EDMONTON, Alberta ó Ryan Smyth neednít have worried about the kind of reception he would receive on his first visit to Rexall Place as a member of the enemy.
It was as welcome as the unseasonably warm temperature outside.
Edmonton Oilers fans are as passionate as ever about their hockey team, but they havenít forgotten the big goals or lunch-pail work ethic Smyth provided during his 111/2 seasons with the team.
Aside from a smattering of boos late in the game Tuesday night, the 31-year-old left wing was treated like an old friend before the Avalanche skated to a 4-2 win, its first on the road in five attempts this season.
"We needed a win badly," coach Joel Quenneville said. "The last two losses were stinging. We got the win, we got what we were looking for."
Smyth looked relieved afterward to have this first of eight regular-season games against his former teammates over with, and he was especially happy to exit the arena with an important win.
"The team pulled through," said Smyth, adding that Ian Laperriere gave a little pep talk in the locker room before the game.
"He said, ĎLetís do this one for Smitty,í " Smyth said. "Everybody really stepped up, played well. A lot of guys came to congratulate me after the game."
The sellout crowd of 16,839 cheered when Smyth, who was traded to the New York Islanders in February after a contract dispute and signed as a free agent with the Avalanche in July, skated onto the ice for the warm-up.
There was more applause when he flipped a couple of pucks over the glass to some fans ó itís a routine he began several years ago ó before leaving the ice for the locker room.
And Smyth was given a rousing standing ovation when highlights of his time in Edmonton were shown on the large video boards above the ice. Smyth became emotional while watching in front of the Avalanche bench, as did his wife, Stacey, who was sitting in the stands.
"It was very emotional and a very nice gesture and a nice tribute to myself and my family, and quite an honor to come back to the city that you started your NHL career with and be recognized like I was," Smyth said. "The fans were great, and I really appreciate that.
"A lot of things run through your mind. You see those pictures that flash through ... thereís a lot of great memories that Iíll remember forever and Iíll cherish them."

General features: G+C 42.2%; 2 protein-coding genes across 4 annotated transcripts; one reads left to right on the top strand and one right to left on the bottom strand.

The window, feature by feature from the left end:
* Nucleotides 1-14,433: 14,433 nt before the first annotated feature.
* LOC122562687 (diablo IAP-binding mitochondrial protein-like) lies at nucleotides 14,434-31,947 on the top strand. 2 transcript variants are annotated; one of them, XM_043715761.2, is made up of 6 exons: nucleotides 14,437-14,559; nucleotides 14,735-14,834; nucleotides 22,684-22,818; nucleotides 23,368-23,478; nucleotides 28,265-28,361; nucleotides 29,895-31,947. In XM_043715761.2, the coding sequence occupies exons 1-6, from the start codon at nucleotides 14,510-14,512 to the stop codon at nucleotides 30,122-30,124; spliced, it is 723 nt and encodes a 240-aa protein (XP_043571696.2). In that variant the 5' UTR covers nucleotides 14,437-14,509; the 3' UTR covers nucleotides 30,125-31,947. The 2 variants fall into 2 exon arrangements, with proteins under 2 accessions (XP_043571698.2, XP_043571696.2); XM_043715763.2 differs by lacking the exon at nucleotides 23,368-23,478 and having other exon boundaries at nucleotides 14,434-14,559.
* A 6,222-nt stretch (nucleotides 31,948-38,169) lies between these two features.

Smyth didnít collect a point, but he managed four shots on goal in 21 minutes, 25 seconds of ice time.
"He was very happy," said goalie Peter Budaj, who had 25 saves. "He said, ĎGreat job, guysí ó just the regular thing. He didnít say we had to win. We knew we had to get off to a good start and start winning on the road."
For the first time in four games, the Avalanche started the scoring and grabbed a 3-1 lead in the first period but didnít do much the rest of the game until defenseman Brett Clark scored an empty-net goal with 17.6 seconds to play.
"It was the first time in a while that we had the lead, and we didnít do a lot with it, which was disappointing," Quenneville said. "You could tell that we werenít comfortable at the end of the game. I think the win should make us a little bit more patient as we go forward."
After the game, Clark presented Smyth with the game-clinching puck.
"That really means a lot to me," Smyth said. "The fact that I played here for such a long time is the thing that (Avalanche teammates) recognized. I appreciate that."
The Oilers outshot the Avalanche 12-4 in a scoreless second period, held the visitors to one shot in the first 11 minutes of the third and closed to 3-2 on a goal by defenseman Tom Gilbert at the 10:45 mark.
Tyler Arnason, who had 11 points in eight games against the Oilers last season, collected a goal on a two-on-one rush and an assist on Jaroslav Hlinkaís first NHL goal, in the opening period.
The Oilers tied the score when Dustin Penner scored on a two-on-one rush, but the Avalanche responded 23 seconds later when Hlinka knocked in a juicy rebound left by goalie Dwayne Roloson.
Wojtek Wolski, who has two goals and four assists in a five-game point-scoring streak, scored what proved to be the winning goal by poking the puck from underneath Rolosonís pad into the net.